Saxophone Lessons: Choosing a Saxophone Teacher
The sax is a complicated instrument and not something you can pick up in a few online tutorials. While it is easy to play the sax, it becomes progressively more and more complex as your learning curve rises. At some point or the other, you will require some really good coaching in order to get to the next level of your sax training. In fact, without a good teacher, you might find yourself at a standstill, develop bad habits, make mistakes without realizing it and end up being a mediocre instead of the good player you might have the potential to be. Before starting saxophone lessons, you can read this article for more information on what would be expected of you: http://saxophonelessonssingapore.com/tips-for-selecting-a-saxophone-teacher/.
Find out whether your prospective teacher has a degree from an accredited music academy. Self-taught saxophonists might be great, but they are very likely to lack the technical awareness that is required for imparting the same knowledge to others. With proper credentials, you would at least know that the teacher has a good sax background. In addition to this, a teacher who knows how to teach and has some experience with new learners would be a good asset in helping you kick off your own saxophone learning.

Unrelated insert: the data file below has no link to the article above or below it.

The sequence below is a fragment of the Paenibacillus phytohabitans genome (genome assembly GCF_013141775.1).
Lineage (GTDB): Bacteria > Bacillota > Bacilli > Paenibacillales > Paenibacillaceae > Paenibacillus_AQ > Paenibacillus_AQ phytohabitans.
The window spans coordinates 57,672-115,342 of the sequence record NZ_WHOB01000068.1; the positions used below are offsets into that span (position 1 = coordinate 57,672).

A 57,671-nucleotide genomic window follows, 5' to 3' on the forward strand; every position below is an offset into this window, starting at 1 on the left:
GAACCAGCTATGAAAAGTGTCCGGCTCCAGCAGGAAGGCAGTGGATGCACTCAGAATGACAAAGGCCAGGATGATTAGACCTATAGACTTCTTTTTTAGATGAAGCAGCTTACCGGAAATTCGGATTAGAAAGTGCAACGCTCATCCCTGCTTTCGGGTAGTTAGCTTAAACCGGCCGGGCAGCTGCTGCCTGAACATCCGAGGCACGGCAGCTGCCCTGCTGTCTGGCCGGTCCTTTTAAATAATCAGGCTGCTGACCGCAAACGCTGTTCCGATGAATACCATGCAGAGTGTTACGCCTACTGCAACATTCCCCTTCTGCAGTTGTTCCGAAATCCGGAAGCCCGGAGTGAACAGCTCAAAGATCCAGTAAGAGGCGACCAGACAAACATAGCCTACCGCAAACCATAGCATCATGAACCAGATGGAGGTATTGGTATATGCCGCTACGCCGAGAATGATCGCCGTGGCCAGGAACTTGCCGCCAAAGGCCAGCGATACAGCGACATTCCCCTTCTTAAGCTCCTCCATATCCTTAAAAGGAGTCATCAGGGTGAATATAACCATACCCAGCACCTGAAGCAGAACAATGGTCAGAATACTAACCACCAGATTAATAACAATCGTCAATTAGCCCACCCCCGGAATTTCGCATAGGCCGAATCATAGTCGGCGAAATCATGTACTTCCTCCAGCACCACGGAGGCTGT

No matter why or how seriously you are learning the saxophone, it is good to have a teacher who knows the ins and outs of performing on stage or in front of others. Whether you ever plan to perform or not, it would give you assurance that the teacher is capable enough. If you have big plans for your future as a saxophonist, it makes even more sense to hire a teacher who regularly performs on stage. These are the only ones who can guide you through the steps, put you in contact with the right people, and understand your very valid fears of performing before a number of people.
This has no bearing on the teacher’s abilities, but it is better to find a teacher who teaches in a location that is near to your residence or is easily accessible. Even if the teacher is excellent, you should consider the time wasted in travelling – time that you could use in practicing. If you are set on having a teacher whose studio or home is far away, then you have a couple of other options as well. You can ask them to come to your place to teach. The price would automatically go up for private saxophone lessons. The other option is to discuss the availability of online classes.
The one thing you don’t want in your saxophone teacher is to have them forget your lesson for the day or to take lengthy phone calls in the middle of a lesson. You want a teacher who devotes the time you pay them for to you and in helping you learn how to play the saxophone. If they don’t do this, look for another teacher because doing their own work or going off on a tangent not only denotes disrespect for you, it also wastes your time and money.
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